RISC vs. CISC -- SPECmarks 
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 RISC vs. CISC -- SPECmarks

Quote:


        ...
> :theory, but all too often I find that the various machine's
> :optimizers require *slightly* different code --- there is no one piece
> :of code (even a nice block-mode version) that optimizes well on a
> :broad range of scalar platforms....  Matrix multiply is a good example
> Yes, I do agree with that - which speaks well for Dan Bernstein's idea
> of having a language construct to say to the compiler: here are 2/3/N
> different implementations of the SAME programming semantics, now please
> choose the one that's fastest on THIS machine!  This way we would still have
> to do the hand-tweaking initially, but once ouur code performs well o, say,
> half a dozen platforms, we stand a far better chance to be able to just
> compile and run fast on any new platform... and this holds not only for
> numerical codes, but for much bread and butter stuff as well, e.g. an
> explicit 'strcpy(a,b);' versus 'while(*a++=*b++);' where some machines and
> compilers might be able to inline the call, and others might not, just to
> give a trivial example.

Now how do we get the idea across to the computer people?  One does not
need something as complicated as matrix multiply, vector add is enough.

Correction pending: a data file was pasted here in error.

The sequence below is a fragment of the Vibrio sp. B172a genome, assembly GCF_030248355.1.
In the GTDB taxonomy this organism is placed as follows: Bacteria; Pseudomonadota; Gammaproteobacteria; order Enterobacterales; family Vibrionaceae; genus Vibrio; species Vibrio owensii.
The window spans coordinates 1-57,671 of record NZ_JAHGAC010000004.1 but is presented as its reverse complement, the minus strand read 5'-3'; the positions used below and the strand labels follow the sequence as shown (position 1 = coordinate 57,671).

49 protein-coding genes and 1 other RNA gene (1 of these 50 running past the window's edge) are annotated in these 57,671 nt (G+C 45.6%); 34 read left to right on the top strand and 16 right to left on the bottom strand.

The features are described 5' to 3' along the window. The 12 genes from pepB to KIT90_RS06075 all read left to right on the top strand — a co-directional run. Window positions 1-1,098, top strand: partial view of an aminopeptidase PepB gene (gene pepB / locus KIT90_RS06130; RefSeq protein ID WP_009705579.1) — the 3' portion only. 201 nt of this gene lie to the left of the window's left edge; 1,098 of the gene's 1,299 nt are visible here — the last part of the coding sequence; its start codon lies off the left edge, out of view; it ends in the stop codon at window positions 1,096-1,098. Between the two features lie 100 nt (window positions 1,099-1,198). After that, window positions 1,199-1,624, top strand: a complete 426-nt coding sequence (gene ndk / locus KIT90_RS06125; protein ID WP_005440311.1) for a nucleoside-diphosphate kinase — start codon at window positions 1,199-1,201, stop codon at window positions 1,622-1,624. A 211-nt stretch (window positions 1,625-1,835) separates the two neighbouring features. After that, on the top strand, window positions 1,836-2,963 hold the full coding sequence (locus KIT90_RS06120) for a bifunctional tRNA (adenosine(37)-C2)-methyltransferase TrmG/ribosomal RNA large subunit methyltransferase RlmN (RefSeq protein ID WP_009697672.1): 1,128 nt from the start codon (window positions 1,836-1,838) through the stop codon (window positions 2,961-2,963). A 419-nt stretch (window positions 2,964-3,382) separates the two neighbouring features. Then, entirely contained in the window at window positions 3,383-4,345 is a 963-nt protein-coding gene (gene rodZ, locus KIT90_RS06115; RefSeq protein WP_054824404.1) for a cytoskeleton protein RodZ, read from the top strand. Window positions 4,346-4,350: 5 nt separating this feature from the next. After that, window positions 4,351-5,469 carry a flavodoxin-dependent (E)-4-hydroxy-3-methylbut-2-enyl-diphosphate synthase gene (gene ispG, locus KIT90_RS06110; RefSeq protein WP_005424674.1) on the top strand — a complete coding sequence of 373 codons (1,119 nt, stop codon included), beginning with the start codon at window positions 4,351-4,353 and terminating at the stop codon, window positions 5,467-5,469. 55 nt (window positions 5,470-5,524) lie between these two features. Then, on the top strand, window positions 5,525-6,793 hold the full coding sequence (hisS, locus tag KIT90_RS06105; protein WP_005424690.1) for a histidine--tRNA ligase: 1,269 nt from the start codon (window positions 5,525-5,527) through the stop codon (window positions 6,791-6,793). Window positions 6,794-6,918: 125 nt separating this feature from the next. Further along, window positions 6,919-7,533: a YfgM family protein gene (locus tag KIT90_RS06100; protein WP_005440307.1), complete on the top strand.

The idea that there is a good language, and all the information the user
needs to supply to the compiler is made available by machine-independent
programming in that language, is what is debilitating.

The user who understands the capabilities of the machine instructions is
also likely to think of these things.  This includes the addition of
"primitive" operations to the language.  It is true that any operation
on any computer can be emulated in any of the present languages, but not
necessarily well.

Even more than inlining is making intrinsic.  This is effectively doing
a macro expansion of the instruction into machine primitives, with the
full capabilities of register assignment, etc., so that full optimization
can be carried out.
--
Herman Rubin, Dept. of Statistics, Purdue Univ., West Lafayette IN47907-1399
Phone: (317)494-6054



Sat, 23 Oct 1993 21:46:25 GMT  
 
 [ 1 post ] 

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